seton, abortion
Sophie Novack

‘Shamed and Stigmatized’: Austin Woman Forced by Hospital to Bury Fetal Remains Testifies Against State Law

Blake Norton, who shared her experience publicly for the first time with the Observer earlier this year, testified in federal court that the forced fetal burial left her “shocked, upset, confused.”


Above: Blake Norton with her mother, state Representative Donna Howard.

On the first day of the trial over Texas’ fetal burial law, abortion providers had a rejoinder to the claim that they don’t know how patients feel about the requirement: Blake Norton. On Monday, Norton fought back tears as she explained to a federal judge in Austin how she had been forced by a Catholic hospital to consent to the burial of the remains from her miscarriage in 2015.

As the Observer first reported, Seton Medical Center in Austin has quietly maintained a policy for more than a decade of requiring patients who miscarry to choose between a fetal burial in a mass grave at a Catholic cemetery or arranging for a private burial. Norton told the courtroom that she was first confronted with the devastating loss of a wanted pregnancy, and then was “shocked, upset, confused” when a nurse handed her a consent form as she was being wheeled into surgery at Seton. Norton felt she had no choice but to sign; finding another solution for her urgent medical situation was “not a realistic option.”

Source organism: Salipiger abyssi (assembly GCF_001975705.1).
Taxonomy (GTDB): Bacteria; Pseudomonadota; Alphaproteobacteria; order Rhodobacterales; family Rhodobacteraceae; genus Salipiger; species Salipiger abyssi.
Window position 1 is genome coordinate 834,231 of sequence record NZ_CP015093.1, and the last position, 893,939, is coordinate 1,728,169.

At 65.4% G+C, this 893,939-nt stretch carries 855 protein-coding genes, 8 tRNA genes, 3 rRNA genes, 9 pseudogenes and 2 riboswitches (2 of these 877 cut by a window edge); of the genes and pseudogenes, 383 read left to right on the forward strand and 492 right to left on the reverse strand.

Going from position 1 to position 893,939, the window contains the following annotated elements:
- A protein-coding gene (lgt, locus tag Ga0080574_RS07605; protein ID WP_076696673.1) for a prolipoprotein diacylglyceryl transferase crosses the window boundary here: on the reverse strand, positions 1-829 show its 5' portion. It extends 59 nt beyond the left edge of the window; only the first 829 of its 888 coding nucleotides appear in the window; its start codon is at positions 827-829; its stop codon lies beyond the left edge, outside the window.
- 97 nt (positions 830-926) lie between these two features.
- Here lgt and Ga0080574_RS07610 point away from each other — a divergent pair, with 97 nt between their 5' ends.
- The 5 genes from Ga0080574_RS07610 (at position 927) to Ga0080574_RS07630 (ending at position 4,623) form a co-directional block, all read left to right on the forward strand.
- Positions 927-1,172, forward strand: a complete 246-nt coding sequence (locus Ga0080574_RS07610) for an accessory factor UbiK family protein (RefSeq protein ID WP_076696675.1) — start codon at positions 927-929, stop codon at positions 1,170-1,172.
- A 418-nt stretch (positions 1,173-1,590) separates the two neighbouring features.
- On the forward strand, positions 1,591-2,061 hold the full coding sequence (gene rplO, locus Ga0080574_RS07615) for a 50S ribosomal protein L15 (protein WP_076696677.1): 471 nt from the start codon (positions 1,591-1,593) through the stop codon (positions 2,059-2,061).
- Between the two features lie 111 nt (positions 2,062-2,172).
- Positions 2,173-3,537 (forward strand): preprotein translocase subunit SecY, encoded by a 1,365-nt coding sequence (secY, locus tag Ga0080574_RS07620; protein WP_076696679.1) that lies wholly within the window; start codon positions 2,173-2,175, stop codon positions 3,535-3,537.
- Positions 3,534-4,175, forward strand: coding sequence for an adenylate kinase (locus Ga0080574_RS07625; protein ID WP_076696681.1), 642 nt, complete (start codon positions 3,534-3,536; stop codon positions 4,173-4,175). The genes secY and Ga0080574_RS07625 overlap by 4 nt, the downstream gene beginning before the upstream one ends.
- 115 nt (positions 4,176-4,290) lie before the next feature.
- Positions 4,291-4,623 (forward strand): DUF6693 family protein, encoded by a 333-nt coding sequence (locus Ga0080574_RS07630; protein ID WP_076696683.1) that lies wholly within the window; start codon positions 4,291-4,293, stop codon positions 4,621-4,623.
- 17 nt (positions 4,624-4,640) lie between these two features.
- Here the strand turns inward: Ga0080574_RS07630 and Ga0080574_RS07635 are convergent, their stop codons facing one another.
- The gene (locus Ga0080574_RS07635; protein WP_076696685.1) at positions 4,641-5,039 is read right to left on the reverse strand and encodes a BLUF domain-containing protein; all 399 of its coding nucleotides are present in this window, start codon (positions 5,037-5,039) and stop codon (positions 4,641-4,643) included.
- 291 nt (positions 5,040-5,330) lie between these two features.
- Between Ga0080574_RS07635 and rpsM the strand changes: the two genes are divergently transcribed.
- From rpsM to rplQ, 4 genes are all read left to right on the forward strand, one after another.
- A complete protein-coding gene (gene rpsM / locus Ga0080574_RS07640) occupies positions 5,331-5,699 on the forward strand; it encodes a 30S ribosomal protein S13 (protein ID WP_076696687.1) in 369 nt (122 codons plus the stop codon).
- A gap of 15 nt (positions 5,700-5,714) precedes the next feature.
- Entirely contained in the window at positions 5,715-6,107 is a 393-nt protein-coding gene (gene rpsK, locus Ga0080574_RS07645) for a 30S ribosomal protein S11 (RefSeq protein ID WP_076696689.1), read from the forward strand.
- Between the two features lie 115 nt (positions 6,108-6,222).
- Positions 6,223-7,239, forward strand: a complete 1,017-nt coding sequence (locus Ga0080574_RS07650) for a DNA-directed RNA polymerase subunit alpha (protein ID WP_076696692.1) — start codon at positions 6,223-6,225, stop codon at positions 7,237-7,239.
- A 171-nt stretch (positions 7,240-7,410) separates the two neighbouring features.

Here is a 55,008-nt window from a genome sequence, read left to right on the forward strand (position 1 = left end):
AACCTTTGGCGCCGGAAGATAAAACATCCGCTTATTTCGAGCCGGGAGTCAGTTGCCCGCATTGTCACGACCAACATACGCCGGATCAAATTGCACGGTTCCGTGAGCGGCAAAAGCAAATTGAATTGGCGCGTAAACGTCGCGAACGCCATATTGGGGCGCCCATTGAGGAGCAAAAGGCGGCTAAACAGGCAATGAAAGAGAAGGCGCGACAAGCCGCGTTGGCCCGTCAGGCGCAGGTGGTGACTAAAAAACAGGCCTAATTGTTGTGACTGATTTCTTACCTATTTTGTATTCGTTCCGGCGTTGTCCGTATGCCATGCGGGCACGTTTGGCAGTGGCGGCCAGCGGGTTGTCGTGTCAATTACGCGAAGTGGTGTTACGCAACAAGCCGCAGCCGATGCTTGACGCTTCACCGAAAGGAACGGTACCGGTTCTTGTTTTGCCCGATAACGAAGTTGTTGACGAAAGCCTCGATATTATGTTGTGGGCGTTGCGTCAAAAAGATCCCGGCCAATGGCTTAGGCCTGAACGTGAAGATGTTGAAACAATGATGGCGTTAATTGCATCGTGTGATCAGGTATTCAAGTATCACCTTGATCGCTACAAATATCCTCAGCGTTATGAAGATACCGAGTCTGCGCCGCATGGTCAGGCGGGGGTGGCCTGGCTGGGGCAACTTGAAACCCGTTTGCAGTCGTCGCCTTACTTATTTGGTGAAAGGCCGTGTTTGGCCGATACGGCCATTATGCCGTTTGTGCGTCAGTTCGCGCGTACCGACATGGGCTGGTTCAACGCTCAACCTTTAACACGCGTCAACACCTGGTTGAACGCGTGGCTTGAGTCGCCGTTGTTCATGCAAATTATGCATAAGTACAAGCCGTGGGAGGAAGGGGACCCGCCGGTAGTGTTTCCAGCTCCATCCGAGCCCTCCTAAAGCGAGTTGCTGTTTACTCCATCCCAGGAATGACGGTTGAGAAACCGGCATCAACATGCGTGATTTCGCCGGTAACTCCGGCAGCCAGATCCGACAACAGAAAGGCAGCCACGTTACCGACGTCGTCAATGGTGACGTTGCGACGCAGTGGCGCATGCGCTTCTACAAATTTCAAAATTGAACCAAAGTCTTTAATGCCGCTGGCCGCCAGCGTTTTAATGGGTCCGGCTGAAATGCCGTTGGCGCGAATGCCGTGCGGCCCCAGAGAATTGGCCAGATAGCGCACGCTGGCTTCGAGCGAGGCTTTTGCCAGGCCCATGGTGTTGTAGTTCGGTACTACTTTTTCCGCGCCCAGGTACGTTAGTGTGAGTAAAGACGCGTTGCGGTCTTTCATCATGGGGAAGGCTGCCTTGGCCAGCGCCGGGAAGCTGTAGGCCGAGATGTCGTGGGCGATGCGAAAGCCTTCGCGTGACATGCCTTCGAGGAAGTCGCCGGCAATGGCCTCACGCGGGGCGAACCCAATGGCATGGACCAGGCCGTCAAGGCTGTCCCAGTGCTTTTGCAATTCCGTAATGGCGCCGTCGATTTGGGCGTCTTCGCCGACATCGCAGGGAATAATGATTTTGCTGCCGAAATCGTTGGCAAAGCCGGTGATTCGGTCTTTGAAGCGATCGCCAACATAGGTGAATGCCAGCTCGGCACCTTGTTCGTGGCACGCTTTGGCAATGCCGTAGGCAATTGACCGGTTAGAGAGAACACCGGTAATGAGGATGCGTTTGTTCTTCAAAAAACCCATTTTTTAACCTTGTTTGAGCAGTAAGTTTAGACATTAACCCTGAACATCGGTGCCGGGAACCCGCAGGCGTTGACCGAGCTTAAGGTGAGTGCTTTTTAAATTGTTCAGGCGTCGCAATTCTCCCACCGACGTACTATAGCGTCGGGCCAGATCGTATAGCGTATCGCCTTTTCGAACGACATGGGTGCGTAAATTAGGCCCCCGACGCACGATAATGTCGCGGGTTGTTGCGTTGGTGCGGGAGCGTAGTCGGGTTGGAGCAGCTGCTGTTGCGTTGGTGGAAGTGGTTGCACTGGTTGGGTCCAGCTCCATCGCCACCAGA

“I felt personally shamed and stigmatized by the policy itself and by the hospital’s insistence on my needing to talk it through with a chaplain and social worker,” Norton said. “It felt like I was doing something they believed to be wrong and they needed to correct me.”

Norton shared her story publicly for the first time with me earlier this year, in part because she worried her experience could become routine. Two years after Norton’s miscarriage, in 2017, the Texas Legislature passed a law that would require the burial or cremation of all embryonic and fetal remains following abortions and miscarriages in medical facilities across the state.

seton, fetal remains, cemetery
A new grave for fetal remains at Assumption Cemetery, a Catholic cemetery in South Austin.  Sophie Novack

Federal District Judge David Ezra, who is hearing the case, Whole Woman’s Health et al., v. Charles Smith, temporarily blocked the law from going into effect in January, ruling that it likely constitutes an undue burden on the constitutional right to an abortion.

After our story ran in April, attorneys for the plaintiffs — a collection of Texas abortion providers — asked Norton to testify about her experience to show how the policy can harm patients and burden their access to health care.

“[The Seton policy] pigeonholed me into a position of needing to define this experience in a way that is incongruent with my value system,” Norton said Monday. “This meant making forced choices based on someone else’s thoughts on what this process was supposed to look like.”